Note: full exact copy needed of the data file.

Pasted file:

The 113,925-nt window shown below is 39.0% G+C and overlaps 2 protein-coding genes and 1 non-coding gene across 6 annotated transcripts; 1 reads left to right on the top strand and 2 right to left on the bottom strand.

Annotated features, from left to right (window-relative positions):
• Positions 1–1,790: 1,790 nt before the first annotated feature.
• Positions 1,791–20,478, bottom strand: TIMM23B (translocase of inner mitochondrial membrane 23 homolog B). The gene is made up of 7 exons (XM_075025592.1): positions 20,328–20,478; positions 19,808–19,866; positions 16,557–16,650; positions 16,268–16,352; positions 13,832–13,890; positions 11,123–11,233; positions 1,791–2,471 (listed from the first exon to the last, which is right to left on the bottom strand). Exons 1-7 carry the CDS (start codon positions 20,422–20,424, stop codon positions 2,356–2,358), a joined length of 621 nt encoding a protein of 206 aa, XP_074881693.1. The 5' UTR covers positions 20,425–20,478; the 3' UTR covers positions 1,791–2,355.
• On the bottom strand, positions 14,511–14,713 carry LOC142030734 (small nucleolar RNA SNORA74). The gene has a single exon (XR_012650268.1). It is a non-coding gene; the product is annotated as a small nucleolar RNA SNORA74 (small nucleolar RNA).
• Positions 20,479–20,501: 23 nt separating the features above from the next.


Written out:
The 113,925-nt window shown below is 39.0% G+C and overlaps 2 protein-coding genes and 1 non-coding gene across 6 annotated transcripts; 1 reads left to right on the top strand and 2 right to left on the bottom strand.

Annotated features, from left to right (window-relative positions):
• Positions 1–1,790: 1,790 nt before the first annotated feature.
• Positions 1,791–20,478, bottom strand: TIMM23B (translocase of inner mitochondrial membrane 23 homolog B). The gene is made up of 7 exons (XM_075025592.1): positions 20,328–20,478; positions 19,808–19,866; positions 16,557–16,650; positions 16,268–16,352; positions 13,832–13,890; positions 11,123–11,233; positions 1,791–2,471 (listed from the first exon to the last, which is right to left on the bottom strand). Exons 1-7 carry the CDS (start codon positions 20,422–20,424, stop codon positions 2,356–2,358), a joined length of 621 nt encoding a protein of 206 aa, XP_074881693.1. The 5' UTR covers positions 20,425–20,478; the 3' UTR covers positions 1,791–2,355.
• On the bottom strand, positions 14,511–14,713 carry LOC142030734 (small nucleolar RNA SNORA74). The gene has a single exon (XR_012650268.1). It is a non-coding gene; the product is annotated as a small nucleolar RNA SNORA74 (small nucleolar RNA).
• Positions 20,479–20,501: 23 nt separating the features above from the next.